Being able to use information critically is a key aspect of basic academic skills.
Information retrieval skills are among university students’ most important basic skills and aid them through their learning process. Students today are expected to be self-directing and to embrace the principle of life-long education. They have to learn to take responsibility for how they work, gain a sound knowledge of their chosen field and develop the ability to solve problems independently and critically. Information retrieval skills help you to:
search for and find information
use information in a wide range of different forms
formulate and plan your projects
A simple and quick search will often be enough when you’ve just started your studies.
For example, can you find a particular course book in the Library? In what year was Mika Waltari born? What’s the population of Australia? What are member states of the European Union?
You can search for books in the libraries using library databases. The University of Lapland’s collection can be browsed in LUC-Finna. When you need a specific piece of information or general information on a particular topic, the online search services should be more than adequate. The links they provide will give you an overview of the topic and a feel for the associated terminology. For the most up-to-date information, which you’ll need for your university studies, your best source is generally the most recent issues of academic journals.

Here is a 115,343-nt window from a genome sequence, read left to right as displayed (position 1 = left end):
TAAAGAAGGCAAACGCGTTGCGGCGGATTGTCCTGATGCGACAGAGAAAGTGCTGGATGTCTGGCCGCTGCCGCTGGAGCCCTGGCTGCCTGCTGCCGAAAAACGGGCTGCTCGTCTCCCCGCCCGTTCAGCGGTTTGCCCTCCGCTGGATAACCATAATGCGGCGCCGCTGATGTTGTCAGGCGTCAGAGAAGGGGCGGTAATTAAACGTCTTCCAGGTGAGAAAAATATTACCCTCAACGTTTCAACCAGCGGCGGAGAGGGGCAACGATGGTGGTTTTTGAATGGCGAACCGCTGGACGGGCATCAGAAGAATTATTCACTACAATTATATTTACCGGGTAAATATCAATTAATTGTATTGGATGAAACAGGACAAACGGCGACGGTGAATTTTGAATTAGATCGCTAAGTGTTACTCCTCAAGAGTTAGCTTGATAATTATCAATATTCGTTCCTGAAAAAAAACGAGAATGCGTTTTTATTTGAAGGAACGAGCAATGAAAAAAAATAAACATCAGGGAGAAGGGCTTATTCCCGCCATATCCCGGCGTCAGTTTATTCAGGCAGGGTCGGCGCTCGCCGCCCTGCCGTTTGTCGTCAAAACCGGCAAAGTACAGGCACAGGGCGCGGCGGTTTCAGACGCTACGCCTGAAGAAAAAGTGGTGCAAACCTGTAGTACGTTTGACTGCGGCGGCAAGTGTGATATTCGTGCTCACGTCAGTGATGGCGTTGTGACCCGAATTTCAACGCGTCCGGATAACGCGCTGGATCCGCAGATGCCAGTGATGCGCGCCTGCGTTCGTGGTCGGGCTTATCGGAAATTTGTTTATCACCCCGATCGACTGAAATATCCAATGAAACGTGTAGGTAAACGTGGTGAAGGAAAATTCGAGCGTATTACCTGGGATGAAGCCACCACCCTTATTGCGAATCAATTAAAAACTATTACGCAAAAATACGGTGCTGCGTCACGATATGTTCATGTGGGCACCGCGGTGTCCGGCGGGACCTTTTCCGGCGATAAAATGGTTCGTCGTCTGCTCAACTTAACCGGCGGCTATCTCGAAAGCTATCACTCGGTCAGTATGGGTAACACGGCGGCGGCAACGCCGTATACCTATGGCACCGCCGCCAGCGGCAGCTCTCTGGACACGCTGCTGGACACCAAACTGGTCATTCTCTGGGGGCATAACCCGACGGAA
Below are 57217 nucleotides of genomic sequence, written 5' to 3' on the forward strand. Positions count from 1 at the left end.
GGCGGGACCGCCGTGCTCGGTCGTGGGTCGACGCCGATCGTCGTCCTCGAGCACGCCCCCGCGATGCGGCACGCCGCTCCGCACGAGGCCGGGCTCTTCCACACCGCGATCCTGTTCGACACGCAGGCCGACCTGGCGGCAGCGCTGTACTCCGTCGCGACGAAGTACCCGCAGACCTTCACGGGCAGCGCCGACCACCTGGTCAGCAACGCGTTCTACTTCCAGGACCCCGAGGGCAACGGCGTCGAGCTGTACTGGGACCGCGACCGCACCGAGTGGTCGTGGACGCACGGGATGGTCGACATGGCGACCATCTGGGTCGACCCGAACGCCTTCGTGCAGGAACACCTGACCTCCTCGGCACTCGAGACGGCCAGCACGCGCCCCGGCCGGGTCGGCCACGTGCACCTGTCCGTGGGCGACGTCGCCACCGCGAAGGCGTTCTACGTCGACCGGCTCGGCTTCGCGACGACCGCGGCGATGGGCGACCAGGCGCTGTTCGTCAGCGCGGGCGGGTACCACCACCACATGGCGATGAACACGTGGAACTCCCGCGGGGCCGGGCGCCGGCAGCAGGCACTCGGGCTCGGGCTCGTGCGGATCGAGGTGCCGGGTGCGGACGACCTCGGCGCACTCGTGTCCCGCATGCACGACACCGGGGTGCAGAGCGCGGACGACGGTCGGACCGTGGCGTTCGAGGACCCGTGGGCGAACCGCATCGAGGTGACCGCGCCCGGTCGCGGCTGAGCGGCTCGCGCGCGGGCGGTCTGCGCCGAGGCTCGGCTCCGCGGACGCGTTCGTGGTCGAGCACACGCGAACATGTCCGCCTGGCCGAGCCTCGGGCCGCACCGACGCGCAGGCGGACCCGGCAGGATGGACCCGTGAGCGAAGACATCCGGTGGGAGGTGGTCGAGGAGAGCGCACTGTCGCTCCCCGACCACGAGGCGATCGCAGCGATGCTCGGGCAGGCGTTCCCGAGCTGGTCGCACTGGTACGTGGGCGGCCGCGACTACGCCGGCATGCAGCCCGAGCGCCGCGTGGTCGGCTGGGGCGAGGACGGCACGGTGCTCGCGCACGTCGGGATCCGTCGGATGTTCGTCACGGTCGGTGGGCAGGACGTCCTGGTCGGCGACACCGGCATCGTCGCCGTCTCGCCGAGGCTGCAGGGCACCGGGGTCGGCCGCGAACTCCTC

Searching by subject
When you have a more extensive need for information, for example, when collecting data for a seminar paper or your thesis, you should do a search by subject; this will give you the chance to explore the topic in depth.
Let’s say you have to write an essay on Mika Waltari’s early works or you have to do a group assignment requiring a brief overview of the differences between the day care cultures in Finland and Germany.
Information retrieval relating to a particular topic or problem means that you have to gain a comprehensive enough idea of what has been written on the topic before. The process involves searching for information, assessing what you find and then selecting and combining what you consider most relevant. Acquiring and processing information help place things in perspective, enabling you to grasp the big picture.
Often the hardest step in information retrieval is the first one – getting started. At first you might find books on the shelves of a familiar library whose titles suggest that they deal with the topic of your presentation or paper. But you might well miss the latest information if you’re not at home in the databases available. Looking at library shelves alone might mean that the sources you end up with turn out to be incomplete, unreliable and random. It is worth learning how to use the databases and online materials available through the library - and learning this well – if you want to be able to find publications that are useful and relevant for your topic.